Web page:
5. When I was growing up my mother picked my clothes. She was even pretty much in charge during my teen years. There were times when I hated it but later I realized that because she told me why she was picking the various items I learned a lot about buing clothes that fit, lasted, and stayed classic so that I didn’t have to toss them in 6 months when they were no longer “IN.” We didn’t have a lot of money and so we had enough clothes for a week for school and 2-3 outfits for church on Sunday. When I went to work and made my own money I found myself not caring about having an extensive wardrobe. My one roommate had 3 huge closets full of clothes and over 45 pairs of shoes. Yet, she was always wanting to borrow my shoes or my tops, etc. I had a small walk-in closet with 2/3 of one side containing clothes and the other side had my luggage and a few other items I put there rather than down in the parking garage level storage room. I still live that way. I no longer work. I have a small closet that isn’t full. I have no clothes stored elsewhere. I own 2 pair of shoes–sandles and walking shoes. I’m perfectly happy and people think I dress nice. One thing that helped me a lot was that I early on learned that I didn’t have to look like everyone else to be liked or to be accepted. I never tried to “fit in” so got along with everyone pretty well. I didn’t grow up reading magazines that told me I didn’t look right or stuff like that. I think it helped a lot. BUT, times have changed hugely and I think that we have to make sure that we assure our children they are loved, that they are accepted and that they are beautiful just the way they are. If they get this at home it will hopefully help them live with the peer pressure they face outside the home.

    • Hi Deb J,
      your mother did well to explain why and how to choose classic well made clothes. These are lessons that obviously stayed with you for life and important lessons they were to. My mother was a dressmaker and I think I may have been a teenager before I ever had shop bought clothes and I was always well dressed. She also taught us how to sew ( all four of us boys and girls) and from that you soon learn how to identify well make items and the fabrics that are most serviceable. Lessons I will remember for a life time.

  6. Good points. My take on this is that we need minimum of seven, no more than ten outfits (meaning, for example, seven pants, seven tops, three dresses). I do a load of laundry a couple of times a week. Just like for myself, a color palette that isn’t too all over the place works best, so you can wear all the pieces mixed, though I’m not very serious about matching her clothes hehe, nor is my husband, so she sometimes wears things that don’t really match at all.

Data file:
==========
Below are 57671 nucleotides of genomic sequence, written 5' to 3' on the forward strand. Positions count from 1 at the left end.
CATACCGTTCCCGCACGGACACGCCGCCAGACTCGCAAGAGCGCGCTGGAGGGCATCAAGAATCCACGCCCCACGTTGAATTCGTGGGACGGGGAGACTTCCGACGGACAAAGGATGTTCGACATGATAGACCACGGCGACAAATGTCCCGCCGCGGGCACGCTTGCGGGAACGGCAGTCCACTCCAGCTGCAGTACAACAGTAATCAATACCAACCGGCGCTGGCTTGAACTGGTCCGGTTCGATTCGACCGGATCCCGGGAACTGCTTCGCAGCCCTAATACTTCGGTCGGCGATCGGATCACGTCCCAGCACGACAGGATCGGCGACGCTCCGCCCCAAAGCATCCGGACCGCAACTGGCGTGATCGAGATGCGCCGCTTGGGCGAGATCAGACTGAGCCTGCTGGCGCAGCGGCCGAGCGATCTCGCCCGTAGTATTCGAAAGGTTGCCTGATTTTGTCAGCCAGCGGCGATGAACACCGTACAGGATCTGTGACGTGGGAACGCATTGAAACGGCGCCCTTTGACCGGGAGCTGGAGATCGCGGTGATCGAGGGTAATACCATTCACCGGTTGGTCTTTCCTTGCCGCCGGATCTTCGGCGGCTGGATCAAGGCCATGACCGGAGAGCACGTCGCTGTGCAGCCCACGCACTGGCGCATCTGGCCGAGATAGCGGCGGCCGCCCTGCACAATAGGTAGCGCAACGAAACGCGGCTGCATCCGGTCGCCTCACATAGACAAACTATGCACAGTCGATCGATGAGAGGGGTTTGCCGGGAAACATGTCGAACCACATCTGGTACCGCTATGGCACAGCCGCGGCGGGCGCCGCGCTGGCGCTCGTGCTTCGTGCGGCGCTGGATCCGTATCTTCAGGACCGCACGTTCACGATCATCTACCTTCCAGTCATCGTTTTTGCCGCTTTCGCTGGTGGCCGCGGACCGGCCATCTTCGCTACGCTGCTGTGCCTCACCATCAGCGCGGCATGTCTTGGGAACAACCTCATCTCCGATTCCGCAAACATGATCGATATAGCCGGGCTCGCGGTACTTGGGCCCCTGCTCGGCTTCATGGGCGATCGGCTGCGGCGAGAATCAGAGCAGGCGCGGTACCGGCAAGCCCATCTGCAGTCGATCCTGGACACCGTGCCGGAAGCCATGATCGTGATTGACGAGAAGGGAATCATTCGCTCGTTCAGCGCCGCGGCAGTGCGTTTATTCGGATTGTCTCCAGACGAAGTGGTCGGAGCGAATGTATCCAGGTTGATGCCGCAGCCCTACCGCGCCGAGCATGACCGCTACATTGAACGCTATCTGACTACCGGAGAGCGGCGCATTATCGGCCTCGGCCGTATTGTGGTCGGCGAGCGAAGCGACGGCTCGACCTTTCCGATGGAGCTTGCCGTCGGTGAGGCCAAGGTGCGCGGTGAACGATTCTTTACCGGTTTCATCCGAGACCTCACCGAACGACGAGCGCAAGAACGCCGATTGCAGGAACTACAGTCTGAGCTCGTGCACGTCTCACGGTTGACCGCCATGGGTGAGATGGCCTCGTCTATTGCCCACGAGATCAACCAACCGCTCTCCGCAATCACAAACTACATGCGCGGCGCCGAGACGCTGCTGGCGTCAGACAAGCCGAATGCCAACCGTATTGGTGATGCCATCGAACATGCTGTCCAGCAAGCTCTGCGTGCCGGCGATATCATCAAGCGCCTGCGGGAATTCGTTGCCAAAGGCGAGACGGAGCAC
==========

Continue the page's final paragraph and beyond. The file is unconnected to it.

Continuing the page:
Right now my main criteria are that the things are comfortable (jersey, stretchy velour) and preferably organic /second hand and of course I choose things that look nice to me as well.
    I definitely don’t want to raise a consumerist fashionista, but I still understand the previous poster’s point about wanting to feel pretty, and enjoying clothing. It’s okay for a little girl to dance around in a dress she got from her older cousin, and be admired!

    I also agree with wanting my child’s personality to show rather than the bright patterns and big logos. When I was pregnant I went nuts and bought a bunch of bright colored cool clothes (a lot of them were second hand, but a bunch of them went practically un-worn ..) but then I realized that I did not want that at all. I’m so glad I stopped the madness on it’s tracks – I have a much more natural approach now, it’s about CLOTHING the child, it has nothing to do with FASHION or STYLE. I love hand knit clothes, soft fabrics, hand-me-downs that don’t scream “brand-spanking-new” and mostly solid colors for easier mixing.
    When she will start to have opinions about clothing, I will listen to her. On any given day she can choose what to wear from her closet, but I will try not to take her shopping a lot, except perhaps sometimes at a secondhand market. I think it will better to just choose and buy what I want for her and bring it home, and at some point later she can have more of a say in her own clothing, but I will always have the right to veto – no “teen” clothing for a seven year old!

    • Hi Cat’sMeow,
      it sounds like you have a very good formular planned and I think it should work well for you. Although my blog is more about about reducing quantity I would also choose comfort over style any day. This are the clothes that will always get the most use. For a child it is even more important.